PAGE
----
Minister of Justice and Human Rights Ana Cristina Neyra Zegarra met virtually in October with leaders of Protestant and evangelical Christian associations, the Church of Jesus Christ, and the Islamic Association of Peru. Neyra Zegarra thanked the religious minorities for their societal contributions and assured them the government guaranteed the right of religious freedom. The minister stated in-person religious ceremonies at houses of worship, suspended since March due to COVID-19, would resume under strict public-health-based criteria and would not discriminate against or privilege any group.

FREPAP, a political party founded by and directly affiliated with the Israelites of the New Universal Pact religious group, obtained 8.4 percent of the national vote in the January 26 parliamentary election. The result granted FREPAP 15 seats in congress, its best performance since the party’s founding in 1989, and the largest congressional representation of a non-Catholic religious party in the country’s history. All 15 FREPAP members of congress were members of the Israelites of the New Universal Pact.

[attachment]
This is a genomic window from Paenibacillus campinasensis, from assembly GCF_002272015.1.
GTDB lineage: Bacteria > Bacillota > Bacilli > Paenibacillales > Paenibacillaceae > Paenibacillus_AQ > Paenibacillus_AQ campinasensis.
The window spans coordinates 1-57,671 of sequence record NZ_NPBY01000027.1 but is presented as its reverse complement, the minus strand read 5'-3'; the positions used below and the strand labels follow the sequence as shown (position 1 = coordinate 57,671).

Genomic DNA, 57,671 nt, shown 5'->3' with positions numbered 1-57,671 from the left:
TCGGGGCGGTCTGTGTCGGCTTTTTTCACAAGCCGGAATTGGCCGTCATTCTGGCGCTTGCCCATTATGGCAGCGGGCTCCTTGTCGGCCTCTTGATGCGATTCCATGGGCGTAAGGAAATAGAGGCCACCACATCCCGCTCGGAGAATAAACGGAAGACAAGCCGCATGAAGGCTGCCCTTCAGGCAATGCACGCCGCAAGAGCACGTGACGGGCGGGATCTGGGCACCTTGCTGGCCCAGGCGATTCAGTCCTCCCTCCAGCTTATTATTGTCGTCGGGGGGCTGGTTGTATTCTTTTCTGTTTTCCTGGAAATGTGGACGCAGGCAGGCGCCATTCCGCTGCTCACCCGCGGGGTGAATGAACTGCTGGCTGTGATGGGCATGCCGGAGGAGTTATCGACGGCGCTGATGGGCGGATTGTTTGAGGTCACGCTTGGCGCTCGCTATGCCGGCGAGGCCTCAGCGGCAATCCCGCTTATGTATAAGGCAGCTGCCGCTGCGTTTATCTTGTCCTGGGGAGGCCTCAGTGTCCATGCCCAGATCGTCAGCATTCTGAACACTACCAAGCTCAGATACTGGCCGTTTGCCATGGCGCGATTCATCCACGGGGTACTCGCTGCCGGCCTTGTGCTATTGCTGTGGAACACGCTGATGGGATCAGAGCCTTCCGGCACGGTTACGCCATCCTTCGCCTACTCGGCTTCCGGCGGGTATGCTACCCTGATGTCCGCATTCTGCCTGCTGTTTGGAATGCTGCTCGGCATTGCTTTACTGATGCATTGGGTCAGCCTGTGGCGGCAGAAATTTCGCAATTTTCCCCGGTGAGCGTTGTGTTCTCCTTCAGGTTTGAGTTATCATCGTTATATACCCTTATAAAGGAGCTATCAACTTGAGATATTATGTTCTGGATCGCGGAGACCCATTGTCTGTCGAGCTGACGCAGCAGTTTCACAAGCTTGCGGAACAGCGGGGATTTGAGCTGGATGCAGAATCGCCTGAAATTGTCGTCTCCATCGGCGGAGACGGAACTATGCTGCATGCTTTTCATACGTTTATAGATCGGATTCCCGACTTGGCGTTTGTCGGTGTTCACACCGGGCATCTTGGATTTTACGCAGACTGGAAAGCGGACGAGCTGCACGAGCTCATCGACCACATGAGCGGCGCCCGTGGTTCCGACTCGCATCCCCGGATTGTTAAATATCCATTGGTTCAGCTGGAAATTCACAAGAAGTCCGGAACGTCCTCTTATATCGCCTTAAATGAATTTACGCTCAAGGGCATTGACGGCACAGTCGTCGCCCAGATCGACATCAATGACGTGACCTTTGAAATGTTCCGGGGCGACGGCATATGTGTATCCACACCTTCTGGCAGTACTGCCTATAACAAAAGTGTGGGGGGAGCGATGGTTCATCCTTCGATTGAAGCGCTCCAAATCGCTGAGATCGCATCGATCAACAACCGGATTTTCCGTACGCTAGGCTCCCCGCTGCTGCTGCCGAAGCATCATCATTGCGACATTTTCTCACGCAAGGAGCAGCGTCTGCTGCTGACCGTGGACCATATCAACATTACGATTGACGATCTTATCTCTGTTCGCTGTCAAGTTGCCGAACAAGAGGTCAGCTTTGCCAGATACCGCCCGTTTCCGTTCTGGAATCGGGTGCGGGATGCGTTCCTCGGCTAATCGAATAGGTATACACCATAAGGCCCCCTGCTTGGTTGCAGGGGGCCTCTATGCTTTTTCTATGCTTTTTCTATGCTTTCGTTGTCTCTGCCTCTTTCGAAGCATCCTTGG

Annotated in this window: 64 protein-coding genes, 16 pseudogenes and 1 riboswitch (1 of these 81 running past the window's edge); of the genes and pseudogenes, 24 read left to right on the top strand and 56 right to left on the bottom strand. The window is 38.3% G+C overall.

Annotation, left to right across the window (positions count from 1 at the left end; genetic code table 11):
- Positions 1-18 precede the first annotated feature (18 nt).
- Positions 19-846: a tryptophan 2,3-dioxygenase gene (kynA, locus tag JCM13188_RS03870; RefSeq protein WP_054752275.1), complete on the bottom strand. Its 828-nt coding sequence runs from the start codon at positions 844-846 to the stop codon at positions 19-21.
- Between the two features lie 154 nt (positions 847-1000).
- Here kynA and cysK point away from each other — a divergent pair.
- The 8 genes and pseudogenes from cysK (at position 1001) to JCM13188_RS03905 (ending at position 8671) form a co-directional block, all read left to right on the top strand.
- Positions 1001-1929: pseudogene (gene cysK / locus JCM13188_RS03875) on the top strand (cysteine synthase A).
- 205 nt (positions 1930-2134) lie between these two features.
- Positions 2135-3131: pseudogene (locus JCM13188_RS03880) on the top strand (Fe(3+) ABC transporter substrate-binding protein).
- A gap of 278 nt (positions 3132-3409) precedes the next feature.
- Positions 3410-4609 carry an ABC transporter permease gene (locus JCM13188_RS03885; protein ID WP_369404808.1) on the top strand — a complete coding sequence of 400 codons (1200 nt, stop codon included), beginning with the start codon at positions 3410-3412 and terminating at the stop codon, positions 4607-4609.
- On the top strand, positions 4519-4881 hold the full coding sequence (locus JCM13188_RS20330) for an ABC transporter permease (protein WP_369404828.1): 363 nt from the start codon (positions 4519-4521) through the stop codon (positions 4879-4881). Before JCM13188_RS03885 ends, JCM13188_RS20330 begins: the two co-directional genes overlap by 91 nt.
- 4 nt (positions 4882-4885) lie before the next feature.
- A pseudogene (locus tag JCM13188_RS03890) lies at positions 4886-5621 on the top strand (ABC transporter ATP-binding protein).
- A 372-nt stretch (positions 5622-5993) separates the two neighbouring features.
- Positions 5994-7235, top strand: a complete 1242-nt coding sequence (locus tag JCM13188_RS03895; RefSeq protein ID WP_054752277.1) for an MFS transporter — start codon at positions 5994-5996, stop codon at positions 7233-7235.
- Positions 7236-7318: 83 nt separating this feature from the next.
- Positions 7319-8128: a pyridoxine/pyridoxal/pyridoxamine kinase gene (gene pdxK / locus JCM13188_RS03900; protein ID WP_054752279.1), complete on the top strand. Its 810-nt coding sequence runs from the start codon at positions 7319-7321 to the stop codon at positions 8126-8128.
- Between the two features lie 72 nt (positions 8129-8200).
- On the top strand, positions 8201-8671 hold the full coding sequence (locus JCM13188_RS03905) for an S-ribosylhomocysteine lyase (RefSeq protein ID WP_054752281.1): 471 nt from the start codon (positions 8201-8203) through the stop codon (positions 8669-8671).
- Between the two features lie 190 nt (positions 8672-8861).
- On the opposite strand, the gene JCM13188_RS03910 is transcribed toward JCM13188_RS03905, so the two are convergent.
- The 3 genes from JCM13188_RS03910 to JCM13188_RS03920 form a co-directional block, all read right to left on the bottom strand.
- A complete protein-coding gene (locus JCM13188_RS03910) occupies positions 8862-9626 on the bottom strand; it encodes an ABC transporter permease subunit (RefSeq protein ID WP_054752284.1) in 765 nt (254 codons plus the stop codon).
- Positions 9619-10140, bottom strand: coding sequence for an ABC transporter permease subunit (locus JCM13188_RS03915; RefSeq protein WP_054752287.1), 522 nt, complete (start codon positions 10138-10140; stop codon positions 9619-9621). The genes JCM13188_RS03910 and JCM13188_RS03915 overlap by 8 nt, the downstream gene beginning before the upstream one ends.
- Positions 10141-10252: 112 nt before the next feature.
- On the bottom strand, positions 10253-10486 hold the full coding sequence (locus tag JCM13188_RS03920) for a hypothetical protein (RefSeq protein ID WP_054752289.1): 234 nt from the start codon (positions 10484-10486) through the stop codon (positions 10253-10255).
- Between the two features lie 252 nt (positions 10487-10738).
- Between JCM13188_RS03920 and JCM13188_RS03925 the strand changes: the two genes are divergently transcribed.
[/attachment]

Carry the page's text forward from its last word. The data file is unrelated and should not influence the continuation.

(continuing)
According to the MOJ’s Office of Catholic Affairs, the government provided an annual grant of approximately 2.6 million soles ($718,000) to the Catholic Church for stipends to archbishops and pastors, in accordance with the 1980 concordat with the Holy See. Each of the 45 Catholic ecclesiastical jurisdictions in the country also received a monthly subsidy of 1,000 soles ($280) for maintenance and repairs of church buildings, some of them of significant historical and cultural value. Some Catholic clergy and laypersons employed by the Church received subsidies from the government, in addition to these funds. These individuals represented approximately 8 percent of the Catholic clergy and pastoral agents. According to Catholic Church representatives, the Church used these and other Church funds to provide humanitarian services to the poor, regardless of their religious affiliation or nonaffiliation. Similar stipends were not available to other religious groups.

The Interreligious Council of Peru continued to engage the MOJ for equal access to government benefits for all religious groups, including tax exemptions on income, imports, property, and sales; visas for religious workers; and the opportunity to serve as military chaplains, all benefits for which the Catholic Church automatically qualifies but for which other religious groups must apply. The council continued to discuss the government’s religious freedom regulations, particularly in the context of COVID-19.